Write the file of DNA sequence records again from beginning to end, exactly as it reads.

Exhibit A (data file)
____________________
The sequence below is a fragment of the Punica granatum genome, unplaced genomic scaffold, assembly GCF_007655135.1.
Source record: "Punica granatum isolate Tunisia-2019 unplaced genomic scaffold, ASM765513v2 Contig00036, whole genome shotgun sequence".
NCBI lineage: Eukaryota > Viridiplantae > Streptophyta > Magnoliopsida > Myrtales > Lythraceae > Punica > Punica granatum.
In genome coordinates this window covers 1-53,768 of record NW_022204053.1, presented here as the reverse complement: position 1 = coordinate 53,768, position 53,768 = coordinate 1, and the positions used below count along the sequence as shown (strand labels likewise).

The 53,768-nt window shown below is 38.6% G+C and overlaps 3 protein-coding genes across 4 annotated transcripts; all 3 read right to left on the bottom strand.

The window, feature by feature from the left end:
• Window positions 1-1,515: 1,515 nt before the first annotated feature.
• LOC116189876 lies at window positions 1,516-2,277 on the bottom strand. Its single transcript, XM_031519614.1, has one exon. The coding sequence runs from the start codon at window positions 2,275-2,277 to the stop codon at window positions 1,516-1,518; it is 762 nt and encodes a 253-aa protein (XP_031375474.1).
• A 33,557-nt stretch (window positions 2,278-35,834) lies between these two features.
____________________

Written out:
The sequence below is a fragment of the Punica granatum genome, unplaced genomic scaffold, assembly GCF_007655135.1.
Source record: "Punica granatum isolate Tunisia-2019 unplaced genomic scaffold, ASM765513v2 Contig00036, whole genome shotgun sequence".
NCBI lineage: Eukaryota > Viridiplantae > Streptophyta > Magnoliopsida > Myrtales > Lythraceae > Punica > Punica granatum.
In genome coordinates this window covers 1-53,768 of record NW_022204053.1, presented here as the reverse complement: position 1 = coordinate 53,768, position 53,768 = coordinate 1, and the positions used below count along the sequence as shown (strand labels likewise).

The 53,768-nt window shown below is 38.6% G+C and overlaps 3 protein-coding genes across 4 annotated transcripts; all 3 read right to left on the bottom strand.

The window, feature by feature from the left end:
• Window positions 1-1,515: 1,515 nt before the first annotated feature.
• LOC116189876 lies at window positions 1,516-2,277 on the bottom strand. Its single transcript, XM_031519614.1, has one exon. The coding sequence runs from the start codon at window positions 2,275-2,277 to the stop codon at window positions 1,516-1,518; it is 762 nt and encodes a 253-aa protein (XP_031375474.1).
• A 33,557-nt stretch (window positions 2,278-35,834) lies between these two features.